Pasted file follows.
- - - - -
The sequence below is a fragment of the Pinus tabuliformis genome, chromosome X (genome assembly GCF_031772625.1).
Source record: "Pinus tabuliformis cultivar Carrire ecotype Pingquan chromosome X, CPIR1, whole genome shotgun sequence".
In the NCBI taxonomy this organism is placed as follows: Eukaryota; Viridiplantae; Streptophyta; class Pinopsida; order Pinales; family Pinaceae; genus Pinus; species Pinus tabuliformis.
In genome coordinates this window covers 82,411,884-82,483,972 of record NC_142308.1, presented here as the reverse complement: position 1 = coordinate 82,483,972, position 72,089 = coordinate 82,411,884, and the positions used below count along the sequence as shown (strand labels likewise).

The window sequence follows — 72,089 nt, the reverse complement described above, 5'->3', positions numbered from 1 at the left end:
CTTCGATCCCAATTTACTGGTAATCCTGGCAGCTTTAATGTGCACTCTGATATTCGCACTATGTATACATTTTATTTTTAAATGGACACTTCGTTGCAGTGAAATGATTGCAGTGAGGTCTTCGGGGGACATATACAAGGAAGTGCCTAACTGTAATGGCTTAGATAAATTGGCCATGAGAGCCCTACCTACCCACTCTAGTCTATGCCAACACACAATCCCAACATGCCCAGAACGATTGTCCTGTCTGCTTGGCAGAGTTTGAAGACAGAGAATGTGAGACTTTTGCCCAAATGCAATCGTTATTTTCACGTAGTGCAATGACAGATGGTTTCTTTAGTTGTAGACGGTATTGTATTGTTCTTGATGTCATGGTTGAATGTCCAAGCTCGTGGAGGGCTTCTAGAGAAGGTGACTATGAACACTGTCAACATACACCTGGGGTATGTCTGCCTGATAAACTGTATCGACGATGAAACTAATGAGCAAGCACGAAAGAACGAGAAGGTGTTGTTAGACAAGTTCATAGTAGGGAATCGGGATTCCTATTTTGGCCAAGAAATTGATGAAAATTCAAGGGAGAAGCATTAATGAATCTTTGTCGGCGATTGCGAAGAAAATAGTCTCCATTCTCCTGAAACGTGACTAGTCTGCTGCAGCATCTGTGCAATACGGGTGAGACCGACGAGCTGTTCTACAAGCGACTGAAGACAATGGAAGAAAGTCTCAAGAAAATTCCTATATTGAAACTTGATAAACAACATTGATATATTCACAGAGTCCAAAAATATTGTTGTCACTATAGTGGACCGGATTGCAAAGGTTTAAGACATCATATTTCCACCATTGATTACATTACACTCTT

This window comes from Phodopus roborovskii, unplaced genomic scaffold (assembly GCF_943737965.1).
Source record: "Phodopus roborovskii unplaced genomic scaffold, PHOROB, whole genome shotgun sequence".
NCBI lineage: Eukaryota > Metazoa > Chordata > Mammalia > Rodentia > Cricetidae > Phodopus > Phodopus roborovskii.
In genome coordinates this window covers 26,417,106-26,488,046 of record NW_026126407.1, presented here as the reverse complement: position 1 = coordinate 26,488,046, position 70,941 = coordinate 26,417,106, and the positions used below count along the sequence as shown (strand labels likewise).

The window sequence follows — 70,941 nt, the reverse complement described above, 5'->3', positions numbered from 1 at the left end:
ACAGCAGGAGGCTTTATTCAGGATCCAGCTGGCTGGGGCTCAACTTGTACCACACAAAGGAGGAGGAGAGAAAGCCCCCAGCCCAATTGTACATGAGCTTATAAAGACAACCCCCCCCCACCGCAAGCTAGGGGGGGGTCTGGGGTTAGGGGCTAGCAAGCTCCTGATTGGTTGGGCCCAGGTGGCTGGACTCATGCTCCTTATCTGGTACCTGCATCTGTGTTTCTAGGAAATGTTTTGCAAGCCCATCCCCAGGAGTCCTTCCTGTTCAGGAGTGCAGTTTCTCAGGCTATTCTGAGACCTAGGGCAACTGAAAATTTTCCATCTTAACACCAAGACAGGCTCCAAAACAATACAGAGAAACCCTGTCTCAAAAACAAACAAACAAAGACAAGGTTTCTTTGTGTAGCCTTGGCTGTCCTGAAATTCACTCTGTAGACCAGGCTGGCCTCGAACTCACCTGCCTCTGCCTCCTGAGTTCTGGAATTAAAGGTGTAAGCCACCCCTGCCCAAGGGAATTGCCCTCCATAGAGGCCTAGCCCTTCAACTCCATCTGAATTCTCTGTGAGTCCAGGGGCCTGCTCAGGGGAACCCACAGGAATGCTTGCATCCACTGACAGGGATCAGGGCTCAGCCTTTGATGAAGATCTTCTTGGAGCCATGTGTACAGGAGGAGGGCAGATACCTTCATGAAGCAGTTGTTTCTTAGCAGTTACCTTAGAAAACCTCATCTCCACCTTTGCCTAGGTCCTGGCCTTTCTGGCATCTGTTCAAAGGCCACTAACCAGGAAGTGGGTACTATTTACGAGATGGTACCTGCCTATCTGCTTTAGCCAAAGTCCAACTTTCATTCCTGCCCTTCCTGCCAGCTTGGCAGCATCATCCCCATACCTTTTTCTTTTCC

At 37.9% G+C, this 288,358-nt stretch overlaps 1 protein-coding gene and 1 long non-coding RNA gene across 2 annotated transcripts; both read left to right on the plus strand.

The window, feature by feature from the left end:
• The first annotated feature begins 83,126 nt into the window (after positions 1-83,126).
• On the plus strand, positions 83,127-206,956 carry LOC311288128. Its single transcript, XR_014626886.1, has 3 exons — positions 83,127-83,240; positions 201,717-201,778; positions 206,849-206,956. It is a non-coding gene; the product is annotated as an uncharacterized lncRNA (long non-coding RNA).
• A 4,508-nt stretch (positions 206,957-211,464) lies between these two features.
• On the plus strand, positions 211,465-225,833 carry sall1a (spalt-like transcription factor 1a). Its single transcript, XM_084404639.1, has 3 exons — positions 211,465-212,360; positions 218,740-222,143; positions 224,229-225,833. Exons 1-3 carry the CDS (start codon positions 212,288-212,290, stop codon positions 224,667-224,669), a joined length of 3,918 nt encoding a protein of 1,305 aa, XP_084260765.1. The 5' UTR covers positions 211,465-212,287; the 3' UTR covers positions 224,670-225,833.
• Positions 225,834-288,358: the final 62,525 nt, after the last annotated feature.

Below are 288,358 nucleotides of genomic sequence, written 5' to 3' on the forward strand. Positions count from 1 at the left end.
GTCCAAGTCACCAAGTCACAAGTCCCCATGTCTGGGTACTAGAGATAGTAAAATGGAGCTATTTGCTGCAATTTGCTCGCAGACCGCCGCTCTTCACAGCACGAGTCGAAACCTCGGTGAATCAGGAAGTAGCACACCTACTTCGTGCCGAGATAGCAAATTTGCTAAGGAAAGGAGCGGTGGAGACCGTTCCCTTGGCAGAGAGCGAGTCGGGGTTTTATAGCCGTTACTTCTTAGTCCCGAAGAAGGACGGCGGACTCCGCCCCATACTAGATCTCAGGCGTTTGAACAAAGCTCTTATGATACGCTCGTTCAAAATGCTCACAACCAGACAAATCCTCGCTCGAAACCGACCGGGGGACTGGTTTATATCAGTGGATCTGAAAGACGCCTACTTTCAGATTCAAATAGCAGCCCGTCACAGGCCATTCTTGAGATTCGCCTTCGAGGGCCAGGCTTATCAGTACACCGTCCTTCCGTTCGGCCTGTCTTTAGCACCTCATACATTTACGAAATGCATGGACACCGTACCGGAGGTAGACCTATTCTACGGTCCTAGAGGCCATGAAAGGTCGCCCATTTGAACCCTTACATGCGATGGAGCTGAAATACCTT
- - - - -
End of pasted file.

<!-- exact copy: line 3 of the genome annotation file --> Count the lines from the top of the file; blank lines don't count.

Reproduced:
In the NCBI taxonomy this organism is placed as follows: Eukaryota; Viridiplantae; Streptophyta; class Pinopsida; order Pinales; family Pinaceae; genus Pinus; species Pinus tabuliformis.